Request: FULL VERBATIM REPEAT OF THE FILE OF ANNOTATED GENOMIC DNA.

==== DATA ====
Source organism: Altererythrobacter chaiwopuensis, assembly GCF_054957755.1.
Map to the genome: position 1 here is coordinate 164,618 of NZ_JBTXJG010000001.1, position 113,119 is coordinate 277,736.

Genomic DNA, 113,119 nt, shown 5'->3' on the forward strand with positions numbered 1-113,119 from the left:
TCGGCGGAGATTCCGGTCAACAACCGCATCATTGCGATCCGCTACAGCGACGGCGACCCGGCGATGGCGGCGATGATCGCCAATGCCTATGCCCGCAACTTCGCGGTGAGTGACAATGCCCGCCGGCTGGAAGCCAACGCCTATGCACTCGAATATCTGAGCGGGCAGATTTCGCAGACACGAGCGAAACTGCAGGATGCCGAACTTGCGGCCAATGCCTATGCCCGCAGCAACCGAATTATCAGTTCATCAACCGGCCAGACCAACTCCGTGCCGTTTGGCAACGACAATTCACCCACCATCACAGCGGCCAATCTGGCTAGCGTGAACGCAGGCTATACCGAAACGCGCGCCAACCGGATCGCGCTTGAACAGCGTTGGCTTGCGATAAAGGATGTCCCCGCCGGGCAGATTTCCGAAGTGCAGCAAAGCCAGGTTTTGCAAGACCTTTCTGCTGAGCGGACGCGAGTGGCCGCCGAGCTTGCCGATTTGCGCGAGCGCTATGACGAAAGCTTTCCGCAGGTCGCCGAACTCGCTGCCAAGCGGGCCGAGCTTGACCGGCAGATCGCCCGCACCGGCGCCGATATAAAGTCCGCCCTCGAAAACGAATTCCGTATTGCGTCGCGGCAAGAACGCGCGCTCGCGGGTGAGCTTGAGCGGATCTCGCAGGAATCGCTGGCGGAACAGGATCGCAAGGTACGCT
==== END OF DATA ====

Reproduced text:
Source organism: Altererythrobacter chaiwopuensis, assembly GCF_054957755.1.
Map to the genome: position 1 here is coordinate 164,618 of NZ_JBTXJG010000001.1, position 113,119 is coordinate 277,736.

Genomic DNA, 113,119 nt, shown 5'->3' on the forward strand with positions numbered 1-113,119 from the left:
TCGGCGGAGATTCCGGTCAACAACCGCATCATTGCGATCCGCTACAGCGACGGCGACCCGGCGATGGCGGCGATGATCGCCAATGCCTATGCCCGCAACTTCGCGGTGAGTGACAATGCCCGCCGGCTGGAAGCCAACGCCTATGCACTCGAATATCTGAGCGGGCAGATTTCGCAGACACGAGCGAAACTGCAGGATGCCGAACTTGCGGCCAATGCCTATGCCCGCAGCAACCGAATTATCAGTTCATCAACCGGCCAGACCAACTCCGTGCCGTTTGGCAACGACAATTCACCCACCATCACAGCGGCCAATCTGGCTAGCGTGAACGCAGGCTATACCGAAACGCGCGCCAACCGGATCGCGCTTGAACAGCGTTGGCTTGCGATAAAGGATGTCCCCGCCGGGCAGATTTCCGAAGTGCAGCAAAGCCAGGTTTTGCAAGACCTTTCTGCTGAGCGGACGCGAGTGGCCGCCGAGCTTGCCGATTTGCGCGAGCGCTATGACGAAAGCTTTCCGCAGGTCGCCGAACTCGCTGCCAAGCGGGCCGAGCTTGACCGGCAGATCGCCCGCACCGGCGCCGATATAAAGTCCGCCCTCGAAAACGAATTCCGTATTGCGTCGCGGCAAGAACGCGCGCTCGCGGGTGAGCTTGAGCGGATCTCGCAGGAATCGCTGGCGGAACAGGATCGCAAGGTACGCT